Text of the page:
I had a Rt knee replacement in 2015 & have been using a Stages left only power meter since the knee replacement. I’ve always wondered how my power compared between the L R legs. This year I have a new bike & went with a Quarq Power meter. I’m consistently showing around 16 % less power on my Left side (the leg without the new knee). It would be nice & useful for me to be able to see & track the difference in my legs power over time using TrainerRoad sessions.
My bike with the Stages left only power meter is the bike I use for indoors. I use a Tacx Neo trainer so I’m switching to using the power meter on the Neo only for indoor training. My thought is that this will give a more accurate gauge of my power output & closer to what my Quarq will be showing for my outdoor riding.

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It would be helpful if L R power is not going to be displayed in TR, would it be possible to send that information on to Garmin Connect where we could see it there? I notice it is not in the information that is passed on to Garmin Connect.

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I am puzzled @jerock. Is that because the Quarq power meter stores its LR data in a different way to the V3 and Garmin connect? Have you checked with Quarq and Garmin on this?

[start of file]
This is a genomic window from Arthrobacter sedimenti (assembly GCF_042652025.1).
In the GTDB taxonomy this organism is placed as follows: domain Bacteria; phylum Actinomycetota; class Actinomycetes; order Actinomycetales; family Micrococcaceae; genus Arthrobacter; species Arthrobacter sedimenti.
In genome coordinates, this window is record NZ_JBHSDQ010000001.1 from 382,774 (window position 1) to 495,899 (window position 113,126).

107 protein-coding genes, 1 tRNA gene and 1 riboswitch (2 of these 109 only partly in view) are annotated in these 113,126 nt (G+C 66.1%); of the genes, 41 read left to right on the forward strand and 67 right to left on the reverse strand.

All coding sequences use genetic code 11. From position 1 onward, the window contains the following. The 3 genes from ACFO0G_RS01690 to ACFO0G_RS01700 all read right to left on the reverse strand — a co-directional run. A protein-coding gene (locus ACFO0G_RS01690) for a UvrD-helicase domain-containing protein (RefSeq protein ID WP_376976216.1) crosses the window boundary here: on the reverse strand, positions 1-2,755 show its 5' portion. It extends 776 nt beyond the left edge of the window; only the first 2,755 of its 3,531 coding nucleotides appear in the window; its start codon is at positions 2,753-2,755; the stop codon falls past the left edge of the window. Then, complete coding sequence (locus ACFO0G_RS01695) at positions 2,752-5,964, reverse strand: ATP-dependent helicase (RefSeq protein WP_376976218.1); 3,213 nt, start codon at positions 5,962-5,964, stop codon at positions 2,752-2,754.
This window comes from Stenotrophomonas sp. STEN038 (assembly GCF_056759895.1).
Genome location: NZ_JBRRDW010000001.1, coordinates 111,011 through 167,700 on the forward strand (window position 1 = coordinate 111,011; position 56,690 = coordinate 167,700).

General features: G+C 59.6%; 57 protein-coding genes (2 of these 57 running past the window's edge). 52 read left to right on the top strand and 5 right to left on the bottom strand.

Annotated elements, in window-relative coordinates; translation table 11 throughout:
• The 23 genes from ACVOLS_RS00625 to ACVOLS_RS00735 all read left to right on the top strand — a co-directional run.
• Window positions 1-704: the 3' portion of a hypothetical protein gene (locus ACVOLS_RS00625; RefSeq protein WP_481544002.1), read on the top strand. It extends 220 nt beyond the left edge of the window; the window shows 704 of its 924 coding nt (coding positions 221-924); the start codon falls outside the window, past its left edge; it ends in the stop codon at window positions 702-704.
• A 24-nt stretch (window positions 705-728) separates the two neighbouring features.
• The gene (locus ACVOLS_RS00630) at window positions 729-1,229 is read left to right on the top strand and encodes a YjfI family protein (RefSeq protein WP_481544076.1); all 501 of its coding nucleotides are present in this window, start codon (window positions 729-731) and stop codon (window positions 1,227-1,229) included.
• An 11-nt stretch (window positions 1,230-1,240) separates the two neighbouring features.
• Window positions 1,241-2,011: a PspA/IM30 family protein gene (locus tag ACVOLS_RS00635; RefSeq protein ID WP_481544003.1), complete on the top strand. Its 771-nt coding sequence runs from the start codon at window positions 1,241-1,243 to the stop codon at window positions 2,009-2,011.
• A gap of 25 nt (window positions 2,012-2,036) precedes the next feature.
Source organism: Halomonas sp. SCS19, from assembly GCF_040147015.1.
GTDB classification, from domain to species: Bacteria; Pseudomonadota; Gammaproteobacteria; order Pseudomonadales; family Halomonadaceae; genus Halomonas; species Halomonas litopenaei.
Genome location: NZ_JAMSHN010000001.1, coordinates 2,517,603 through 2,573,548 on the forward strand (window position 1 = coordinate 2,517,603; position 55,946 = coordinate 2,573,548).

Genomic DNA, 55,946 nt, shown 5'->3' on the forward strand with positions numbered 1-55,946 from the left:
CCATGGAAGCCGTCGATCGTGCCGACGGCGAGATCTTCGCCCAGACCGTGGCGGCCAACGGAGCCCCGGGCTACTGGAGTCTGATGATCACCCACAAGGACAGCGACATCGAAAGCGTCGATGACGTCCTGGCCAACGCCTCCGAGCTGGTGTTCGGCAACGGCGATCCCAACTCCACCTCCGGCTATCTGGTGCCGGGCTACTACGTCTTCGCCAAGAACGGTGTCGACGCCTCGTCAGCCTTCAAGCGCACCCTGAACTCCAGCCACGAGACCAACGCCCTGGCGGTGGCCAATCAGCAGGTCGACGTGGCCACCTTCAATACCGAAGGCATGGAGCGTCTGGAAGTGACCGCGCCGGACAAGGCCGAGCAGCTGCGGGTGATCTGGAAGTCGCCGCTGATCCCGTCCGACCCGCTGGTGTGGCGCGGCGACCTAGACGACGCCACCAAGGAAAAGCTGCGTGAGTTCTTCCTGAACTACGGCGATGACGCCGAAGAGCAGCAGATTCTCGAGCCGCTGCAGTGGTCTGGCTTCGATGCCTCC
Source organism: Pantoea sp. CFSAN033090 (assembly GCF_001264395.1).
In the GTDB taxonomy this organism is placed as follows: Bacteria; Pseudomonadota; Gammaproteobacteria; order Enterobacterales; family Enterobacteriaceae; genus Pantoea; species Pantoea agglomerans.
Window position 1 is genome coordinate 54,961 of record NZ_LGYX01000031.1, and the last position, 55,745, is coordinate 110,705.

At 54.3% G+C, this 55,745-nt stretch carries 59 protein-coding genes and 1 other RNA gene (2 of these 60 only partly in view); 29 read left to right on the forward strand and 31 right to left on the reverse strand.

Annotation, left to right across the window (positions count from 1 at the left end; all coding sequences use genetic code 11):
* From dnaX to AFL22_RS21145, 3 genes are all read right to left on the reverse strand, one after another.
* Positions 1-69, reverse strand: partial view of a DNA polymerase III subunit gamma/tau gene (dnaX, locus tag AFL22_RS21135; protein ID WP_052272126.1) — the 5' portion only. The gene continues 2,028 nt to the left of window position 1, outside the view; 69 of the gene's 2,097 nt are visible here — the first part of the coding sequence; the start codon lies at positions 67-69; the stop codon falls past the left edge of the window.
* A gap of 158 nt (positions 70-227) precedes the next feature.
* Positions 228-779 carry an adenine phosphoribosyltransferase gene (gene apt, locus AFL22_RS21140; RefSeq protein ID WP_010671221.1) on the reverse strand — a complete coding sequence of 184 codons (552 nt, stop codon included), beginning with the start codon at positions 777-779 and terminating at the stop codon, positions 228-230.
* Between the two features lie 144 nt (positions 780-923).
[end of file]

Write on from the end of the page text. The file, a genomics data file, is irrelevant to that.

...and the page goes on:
You’re using a second device to record the L/R data, it appears that he is not. The way I read it he wants to record on one device but have TR pass L/R data through.

As far as I know, neither power meter stores any data. They essentially just have the ability to measure data and transmit it to a recording device.

That’s probably correct. When I ride outside with the Garmin Edge I have the L R data transferred to Garmin Connect. When using TR without the Garmin Edge collecting that data it’s not transferred to Garmin Connect. So the TR app is not collecting the data I assume.
Not sure how much it’d take to if TR is not using that data to at least pass it through to Garmin Connect.

Interesting article…

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Not read the article in full yet, but there is a fundamental problem with using strain gauges on non-symmetrical cross sections to determine bending strains as it’s impossible to isolate them from strains which are due to axial forces or bending forces in the transverse direction. Typically these are cancelled out using a Wheatstone bridge arrangement around the centroid of a symmetrical section so that only strains which are caused by forces propelling the bike forward are measured.

There is also a problem with machining tolerances which are typically not good enough with a CNC machine that can lead to even greater inaccuracies due to differing thicknesses across a section that you would otherwise assume to be uniform in thickness.

In my opinion the power meter manufacturers are taking us all for a ride. I have two Stages Cannondale Si cranks (which should be good ask they are symmetrical) but they don’t give comparable output to either my Assioma pedals or my trainer.